THE BLOG

Understanding Test Anxiety and What We Can Do to Help Children

03/10/2015 04:23 pm ET | Updated May 10, 2015

Test anxiety is a bigger problem than many parents and teachers realize.

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A staggering 16-20% of students have high test anxiety, making it the most frequent academic impairment in our schools today Another 18% are troubled by moderately-high test anxiety. These students actually draw a "blank" or "freeze-up" during tests. Students with high anxiety perform around 12 percentile points below their low anxiety peers; regardless of how much effort and time they put into studying.

Adults can mistakenly jump to the conclusion that the student didn't really study, didn't study efficiently (crammed), or that they were having a bad day. Kids often blame themselves, telling themselves that they just need to try harder or study longer. When students have test anxiety, they can study their heads off and it won't help--too much studying can actually hinder their performance.

Dr. Robert Pressman, the lead researcher for New England Pediatric Psychology describes test anxiety as having three distinct components: Physiological, behavioral and psychological.

  • Physiological: light-headed, faint, nauseous, rapid heartbeat, knot in stomach, headache, tension, sweating.
  • Behavioral : "going blank" or having disorganized thoughts.
  • Psychological : feeling extremely nervous, restlessness, or insecure.

The solution lies in their taking control of the test, not letting the test control them.

"I always encourage my patients to talk with their teacher in advance of the test and find out the exact format. Knowledge is power, and these students need to feel empowered." Stephanie Donaldson-Pressman told me. She is my co-author on The Learning Habit: A Groundbreaking Approach to Homework and Parenting That Helps Our Children Succeed in School and Life.

Donaldson-Pressman, LICSW, works with both athletes and students who suffer from test and performance anxiety. She still frequently works with students as they prepare to take the SAT, but admits a disturbing new trend; her clients are getting younger and younger each year. She now regularly treats children as young as 5 years old who are struggling with anxiety in the classroom.

Her approach begins with teaching children relaxation exercises:
Deep breathing, a cue, and a positive message. In a testing situation, the setup is the most important part. When students are handed the test, the strategy is to first turn the paper(s) over to the blank side, do the cuing action (usually touching the temple), take the deep breaths, and silently say a rehearsed message.

Here's the one I use with my kids: "I know this. I am the boss of this test. I can do this." Only then should they turn the test over and begin.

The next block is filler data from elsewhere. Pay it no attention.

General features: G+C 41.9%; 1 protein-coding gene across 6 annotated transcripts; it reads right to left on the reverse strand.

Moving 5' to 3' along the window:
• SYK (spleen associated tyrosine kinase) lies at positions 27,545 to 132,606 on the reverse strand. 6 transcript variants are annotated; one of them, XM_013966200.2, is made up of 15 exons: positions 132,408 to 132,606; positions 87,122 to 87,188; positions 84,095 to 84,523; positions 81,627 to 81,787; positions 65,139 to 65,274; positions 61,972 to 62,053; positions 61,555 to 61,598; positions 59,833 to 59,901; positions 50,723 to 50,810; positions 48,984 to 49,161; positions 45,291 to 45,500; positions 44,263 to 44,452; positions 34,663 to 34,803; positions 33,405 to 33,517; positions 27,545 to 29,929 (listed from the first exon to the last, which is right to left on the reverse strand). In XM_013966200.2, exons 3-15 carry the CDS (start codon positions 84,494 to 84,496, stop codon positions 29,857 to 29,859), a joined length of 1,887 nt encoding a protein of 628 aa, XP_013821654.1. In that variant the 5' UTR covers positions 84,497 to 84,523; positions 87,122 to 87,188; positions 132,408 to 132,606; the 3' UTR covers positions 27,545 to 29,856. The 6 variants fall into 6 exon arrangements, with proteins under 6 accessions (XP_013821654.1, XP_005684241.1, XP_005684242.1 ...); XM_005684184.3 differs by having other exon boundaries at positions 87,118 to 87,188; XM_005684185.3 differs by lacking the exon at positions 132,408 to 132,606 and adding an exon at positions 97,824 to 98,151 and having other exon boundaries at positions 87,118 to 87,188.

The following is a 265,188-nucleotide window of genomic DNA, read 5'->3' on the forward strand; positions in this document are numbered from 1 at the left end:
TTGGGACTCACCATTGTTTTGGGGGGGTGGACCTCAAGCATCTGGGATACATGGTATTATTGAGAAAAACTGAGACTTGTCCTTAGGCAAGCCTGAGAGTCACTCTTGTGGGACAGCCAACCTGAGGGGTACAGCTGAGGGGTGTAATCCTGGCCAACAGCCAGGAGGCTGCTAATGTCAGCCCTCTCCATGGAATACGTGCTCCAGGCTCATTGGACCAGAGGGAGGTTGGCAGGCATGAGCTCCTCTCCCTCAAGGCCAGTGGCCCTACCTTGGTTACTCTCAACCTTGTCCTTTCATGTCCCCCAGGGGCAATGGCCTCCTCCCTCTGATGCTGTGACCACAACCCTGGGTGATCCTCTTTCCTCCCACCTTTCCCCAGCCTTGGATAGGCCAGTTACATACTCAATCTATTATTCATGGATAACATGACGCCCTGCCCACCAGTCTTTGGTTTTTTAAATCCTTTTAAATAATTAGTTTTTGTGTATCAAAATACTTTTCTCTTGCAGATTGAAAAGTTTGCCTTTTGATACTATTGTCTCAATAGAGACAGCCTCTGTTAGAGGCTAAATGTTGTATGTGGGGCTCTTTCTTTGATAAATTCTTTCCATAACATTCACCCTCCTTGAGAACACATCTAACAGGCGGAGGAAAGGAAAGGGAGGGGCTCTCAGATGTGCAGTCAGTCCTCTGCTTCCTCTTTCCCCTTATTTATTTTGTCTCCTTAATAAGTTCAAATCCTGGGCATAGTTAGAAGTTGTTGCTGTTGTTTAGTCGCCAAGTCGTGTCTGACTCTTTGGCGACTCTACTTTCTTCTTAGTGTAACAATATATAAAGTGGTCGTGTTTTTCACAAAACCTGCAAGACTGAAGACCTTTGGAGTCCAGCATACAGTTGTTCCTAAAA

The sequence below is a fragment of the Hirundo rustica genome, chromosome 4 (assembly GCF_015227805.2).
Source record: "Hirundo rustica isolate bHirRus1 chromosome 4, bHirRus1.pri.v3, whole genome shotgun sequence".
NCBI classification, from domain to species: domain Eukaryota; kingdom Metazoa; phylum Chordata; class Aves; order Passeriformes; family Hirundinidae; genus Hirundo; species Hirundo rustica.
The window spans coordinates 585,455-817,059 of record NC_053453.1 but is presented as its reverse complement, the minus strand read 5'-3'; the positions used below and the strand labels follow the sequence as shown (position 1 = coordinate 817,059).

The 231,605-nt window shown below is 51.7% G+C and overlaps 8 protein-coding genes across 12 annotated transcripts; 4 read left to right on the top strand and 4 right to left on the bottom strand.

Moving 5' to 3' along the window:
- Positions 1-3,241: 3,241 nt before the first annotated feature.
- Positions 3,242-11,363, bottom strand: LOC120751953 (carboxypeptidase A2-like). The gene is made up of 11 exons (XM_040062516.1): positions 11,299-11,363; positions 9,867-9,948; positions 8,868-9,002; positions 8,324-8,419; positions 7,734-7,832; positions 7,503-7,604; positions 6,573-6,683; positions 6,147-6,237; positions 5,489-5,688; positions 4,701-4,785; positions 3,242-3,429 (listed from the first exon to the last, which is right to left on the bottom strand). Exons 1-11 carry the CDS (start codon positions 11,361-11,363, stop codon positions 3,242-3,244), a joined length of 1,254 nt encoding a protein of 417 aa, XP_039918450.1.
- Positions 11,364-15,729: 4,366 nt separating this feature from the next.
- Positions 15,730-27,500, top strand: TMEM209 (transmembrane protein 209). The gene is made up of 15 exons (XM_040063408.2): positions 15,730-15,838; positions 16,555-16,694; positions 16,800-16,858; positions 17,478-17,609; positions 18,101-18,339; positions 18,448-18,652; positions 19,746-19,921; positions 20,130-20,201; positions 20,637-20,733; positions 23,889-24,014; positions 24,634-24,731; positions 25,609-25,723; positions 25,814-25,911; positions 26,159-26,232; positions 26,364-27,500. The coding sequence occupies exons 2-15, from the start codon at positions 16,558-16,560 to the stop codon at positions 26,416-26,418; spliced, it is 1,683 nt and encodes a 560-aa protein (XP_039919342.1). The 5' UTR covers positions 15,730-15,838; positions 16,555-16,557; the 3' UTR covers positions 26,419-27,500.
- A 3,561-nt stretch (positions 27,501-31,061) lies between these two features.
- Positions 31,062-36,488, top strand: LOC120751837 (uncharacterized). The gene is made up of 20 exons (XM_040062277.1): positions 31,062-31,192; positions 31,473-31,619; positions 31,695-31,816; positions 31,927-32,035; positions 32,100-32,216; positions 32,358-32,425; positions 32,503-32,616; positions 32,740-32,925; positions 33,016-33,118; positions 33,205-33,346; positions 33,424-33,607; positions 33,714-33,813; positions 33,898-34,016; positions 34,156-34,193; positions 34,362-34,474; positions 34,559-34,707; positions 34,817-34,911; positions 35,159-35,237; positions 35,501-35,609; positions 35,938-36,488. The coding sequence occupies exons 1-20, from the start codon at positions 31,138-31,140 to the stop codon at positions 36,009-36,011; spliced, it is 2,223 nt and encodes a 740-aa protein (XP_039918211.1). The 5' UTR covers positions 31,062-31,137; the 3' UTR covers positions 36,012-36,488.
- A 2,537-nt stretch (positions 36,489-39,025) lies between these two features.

As with other testing strategies, Donaldson-Pressman also teaches children to answer all the questions they know first -- rather than wasting time on questions they don't know and letting anxiety build.

In her optimistic voice, Donaldson-Pressman coaches children through her proven methods. "First rule of thumb is show me what you DO know!" Her patients are then reminded that when they feel anxious, turn the paper over and repeat the relaxation exercise. It literally takes seconds, but makes all the difference.

Sometimes children are afraid to do this because "it will waste time" on a timed exam. Have them practice it at home; when they doing homework assignments are preparing for the test.

Donaldson-Pressman has seen how fast and effective the technique can be with test anxiety. "They will be shocked to discover that the whole process--turning the paper over, cuing, two or three deep breaths, saying the message internally, and turning the paper back over--takes less than 15 seconds!"

This works great with paper and pencil tests, but what about online testing?

The principle is the same; the challenge is greater. Children go through the same cuing, breathing, and empowering self-statement ritual. Often, they are able to employ it when they have gotten an answer wrong or between test sections. If there is no break at all and kids have just two or three minutes to answer each question, they can still use the technique.

When they start to feel anxious or overwhelmed, they give themselves permission to close their eyes and take 10 to 15 seconds to do the relaxation exercise before reading the next statement, question, or problem.

They will be better able to use the remaining time than if they had tried to come up with an answer when their brain was unable to fully focus.

TIPS: Preparing for a Test
• Use visual aids to study
• If you are an auditory learner, read passages out loud while studying
• Get the exact format of the test in advance from your teacher. Practice answering questions in that format
Practice relaxation techniques and use them during the test
• Begin studying at least one week prior
• Exercise the day before
• Arrive on time or early
2015-03-09-1425903402-2417695-ThisBloggersBook.jpgLearn More About How Students Can Achieve Success in School and Life in Rebecca Jackson's new book, The Learning Habit.

References:

Cassady, J. & Johnson, R. (2001). Cognitive test anxiety and academic performance.
Contemporary Educational Psychology, 27, 270-295.

George Washington University, University Counseling Center. Test Anxiety. http://gwired.gwu.edu/counsel/index.gw/Site_ID/5176/Page_ID/14095/